A penny sometimes makes all the difference. The Special Purpose Local Option Sales Tax, or SPLOST, is a one-cent, voter-approved sales tax. It’s something Gwinnett Voters have approved since the mid-1980’s and it’s resulted in hundreds of projects that keep Gwinnett a great place to live, work and play.
To break it down: State tax for Georgia is four percent, or 4 cents a dollar. SPLOST adds an additional one percent, or 1 cent a dollar. Then the Education SPLOST adds one percent, or 1 cent a dollar. All this adds up to the six percent sales tax we’ve known for decades.
Where do the pennies go? In the years prior, organizations within the county submitted proposals for the funding for capital improvement projects. A capital project defined as major project which is of a permanent or a long-lasting nature
For example, Gwinnett County Police and Fire and Emergency Services might submit a proposal for new equipment, like new ladder trucks to ensure public safety personnel can do their job safely and effectively. These proposals are then reviewed by a committee (of citizens like you!) who then vote to approve the proposal.
According to the Gwinnett County Website, here is an estimated breakdown on how the County plans to use 2023 SPLOST funds:
- Transportation: $736.3 million for roads, streets, bridges, facilities, and equipment
- Public safety facilities/equipment: $133.9 million; $86.4 million will go toward a new police headquarters
- Recreational facilities/equipment: $108 million
- Courthouse facility renovation: $12.5 million
- Animal Welfare facility renovation: $5.2 million
- Senior Services facilities: $4.7 million
- Fleet Management facilities: $4.4 million
A committee made up of residents will review and prioritize transportation projects, the largest category in the proposed sales tax program.
These pennies serve a purpose. SPLOST has helped make Gwinnett exceptional by funding for thousands of acres of park land, masterplanning, construction, and renovation of facilities that enrich people’s lives daily. The tax has raised millions of dollars for playgrounds, community centers, gymnasiums, pools and aquatic centers, ADA accessibility improvements and new and upgraded sports fields. It has also funded skate parks, sand volleyball, tennis and basketball courts, concessions and restroom buildings, pavilion and picnic areas, historic site restoration, dog parks, trails and greenways, conservation projects, new and renovated senior centers, new and relocated branch libraries, and more. The list of SPLOST projects is long and ongoing. SPLOST-funded parks, senior facilities and library projects make Gwinnett a more desirable place to live.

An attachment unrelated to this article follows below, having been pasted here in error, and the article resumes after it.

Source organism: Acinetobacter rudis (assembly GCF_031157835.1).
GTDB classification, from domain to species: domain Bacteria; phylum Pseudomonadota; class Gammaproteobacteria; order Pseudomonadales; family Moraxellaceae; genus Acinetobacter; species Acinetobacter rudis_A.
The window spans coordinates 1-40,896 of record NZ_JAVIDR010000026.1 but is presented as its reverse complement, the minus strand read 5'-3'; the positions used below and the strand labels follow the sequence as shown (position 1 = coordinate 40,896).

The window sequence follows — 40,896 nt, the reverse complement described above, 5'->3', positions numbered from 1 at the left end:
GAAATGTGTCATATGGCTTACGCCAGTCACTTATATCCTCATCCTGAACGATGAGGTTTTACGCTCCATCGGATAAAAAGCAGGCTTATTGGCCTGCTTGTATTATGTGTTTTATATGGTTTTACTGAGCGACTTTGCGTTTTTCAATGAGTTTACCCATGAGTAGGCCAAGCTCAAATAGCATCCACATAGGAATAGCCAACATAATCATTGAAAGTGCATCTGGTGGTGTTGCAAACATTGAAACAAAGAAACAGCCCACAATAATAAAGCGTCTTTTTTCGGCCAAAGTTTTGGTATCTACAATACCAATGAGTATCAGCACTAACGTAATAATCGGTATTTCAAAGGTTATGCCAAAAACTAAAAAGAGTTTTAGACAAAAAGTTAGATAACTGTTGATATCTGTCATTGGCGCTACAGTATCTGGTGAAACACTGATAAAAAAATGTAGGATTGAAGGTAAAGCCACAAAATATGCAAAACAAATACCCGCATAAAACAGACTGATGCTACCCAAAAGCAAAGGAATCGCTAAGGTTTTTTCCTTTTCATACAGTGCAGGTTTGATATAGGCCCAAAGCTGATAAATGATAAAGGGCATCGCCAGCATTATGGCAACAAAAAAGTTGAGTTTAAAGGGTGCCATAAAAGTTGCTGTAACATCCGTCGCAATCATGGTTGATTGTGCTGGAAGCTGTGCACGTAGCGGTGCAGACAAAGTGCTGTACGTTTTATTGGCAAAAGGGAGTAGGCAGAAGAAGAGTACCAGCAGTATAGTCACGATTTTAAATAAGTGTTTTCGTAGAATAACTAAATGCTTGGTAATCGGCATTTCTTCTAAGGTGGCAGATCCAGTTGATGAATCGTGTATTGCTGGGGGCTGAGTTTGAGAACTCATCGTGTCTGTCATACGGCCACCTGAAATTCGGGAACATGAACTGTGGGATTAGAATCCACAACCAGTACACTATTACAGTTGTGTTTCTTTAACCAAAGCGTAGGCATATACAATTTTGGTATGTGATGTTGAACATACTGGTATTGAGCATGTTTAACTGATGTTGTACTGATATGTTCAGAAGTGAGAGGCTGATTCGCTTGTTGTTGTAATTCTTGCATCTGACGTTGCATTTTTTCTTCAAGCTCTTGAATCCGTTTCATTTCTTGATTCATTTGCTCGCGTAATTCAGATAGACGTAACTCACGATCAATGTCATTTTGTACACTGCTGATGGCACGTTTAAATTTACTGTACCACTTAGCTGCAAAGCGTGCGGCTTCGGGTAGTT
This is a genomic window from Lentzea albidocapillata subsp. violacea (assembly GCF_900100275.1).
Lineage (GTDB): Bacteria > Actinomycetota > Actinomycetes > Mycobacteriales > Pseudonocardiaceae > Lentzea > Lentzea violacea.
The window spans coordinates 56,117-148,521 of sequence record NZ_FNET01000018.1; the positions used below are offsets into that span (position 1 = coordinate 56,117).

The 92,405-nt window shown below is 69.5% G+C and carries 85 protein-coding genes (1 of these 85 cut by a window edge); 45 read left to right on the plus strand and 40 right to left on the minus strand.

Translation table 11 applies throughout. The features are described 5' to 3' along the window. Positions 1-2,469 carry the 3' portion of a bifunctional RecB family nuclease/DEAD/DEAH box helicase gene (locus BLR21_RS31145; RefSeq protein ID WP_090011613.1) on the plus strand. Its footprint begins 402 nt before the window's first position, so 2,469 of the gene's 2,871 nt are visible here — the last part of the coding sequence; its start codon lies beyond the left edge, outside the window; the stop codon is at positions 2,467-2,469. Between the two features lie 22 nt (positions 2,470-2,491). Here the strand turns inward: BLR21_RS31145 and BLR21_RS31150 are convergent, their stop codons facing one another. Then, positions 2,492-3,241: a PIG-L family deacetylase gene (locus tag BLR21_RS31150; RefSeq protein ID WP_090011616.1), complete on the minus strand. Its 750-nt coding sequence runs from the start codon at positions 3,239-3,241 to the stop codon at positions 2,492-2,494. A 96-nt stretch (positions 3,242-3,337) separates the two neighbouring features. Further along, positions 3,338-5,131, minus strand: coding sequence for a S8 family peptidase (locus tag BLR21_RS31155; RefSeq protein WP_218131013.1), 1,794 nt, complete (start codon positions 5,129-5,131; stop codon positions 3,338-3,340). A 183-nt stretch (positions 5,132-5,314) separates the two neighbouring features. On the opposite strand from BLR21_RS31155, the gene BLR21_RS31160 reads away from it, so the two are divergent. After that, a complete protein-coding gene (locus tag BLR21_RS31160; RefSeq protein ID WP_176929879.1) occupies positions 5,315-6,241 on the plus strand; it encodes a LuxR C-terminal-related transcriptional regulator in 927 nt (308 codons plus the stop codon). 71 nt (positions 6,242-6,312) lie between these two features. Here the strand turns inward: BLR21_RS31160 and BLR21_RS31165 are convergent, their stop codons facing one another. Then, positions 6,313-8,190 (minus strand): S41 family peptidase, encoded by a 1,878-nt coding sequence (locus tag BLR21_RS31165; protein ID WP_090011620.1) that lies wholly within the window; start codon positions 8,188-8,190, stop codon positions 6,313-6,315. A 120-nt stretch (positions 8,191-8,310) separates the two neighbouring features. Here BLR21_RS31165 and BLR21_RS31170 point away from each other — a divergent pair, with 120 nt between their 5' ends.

The Gwinnett County Police and Fire and Emergency Services departments are among the best trained and best equipped in the country, thanks largely to SPLOST. Revenues from the one-cent sales tax have paid for an expansion and renovation of police headquarters, construction of a state-of-the-art police training center, which is currently undergoing a SPLOST-funded expansion, and a new back-up E-911 Communications Center. It also pays for new precincts, such as the Bay Creek Police Precinctlocated near Grayson. SPLOST revenues have paid for the Fire Department headquarters, the training academy complete with classrooms and a burn building, and new fire stations like Fire Station 13 in Suwanee that are currently under construction. SPLOST pays for new equipment and vehicles like ladder trucks and patrol cars to ensure public safety personnel can do their job safely and effectively.
With Gwinnett’s population expected to soar to 1.5 million by 2040, the pressure on the transportation system will grow as well. Keeping up with demand will require substantial investment. The SpecialPurpose Local Option Sales Tax programs approved by voters will help Gwinnett manage future transportation requirements. SPLOST pays for new roads, additional lanes, intersection improvements, roundabouts, resurfacing and maintenance, bridges, and sidewalks. The County issued SPLOST revenues to cover its share of freeway-style improvements on State Route 316, a future extension of Sugarloaf Parkway from State Route316 to Peachtree Industrial Boulevard, and many, many smaller projects in between. SPLOST allows Gwinnett County and the cities to make substantial infrastructure investments on a pay-as-you-go basis, reducing the need to go into debt.
SPLOST will be on the ballot in the 2022 Voting Season!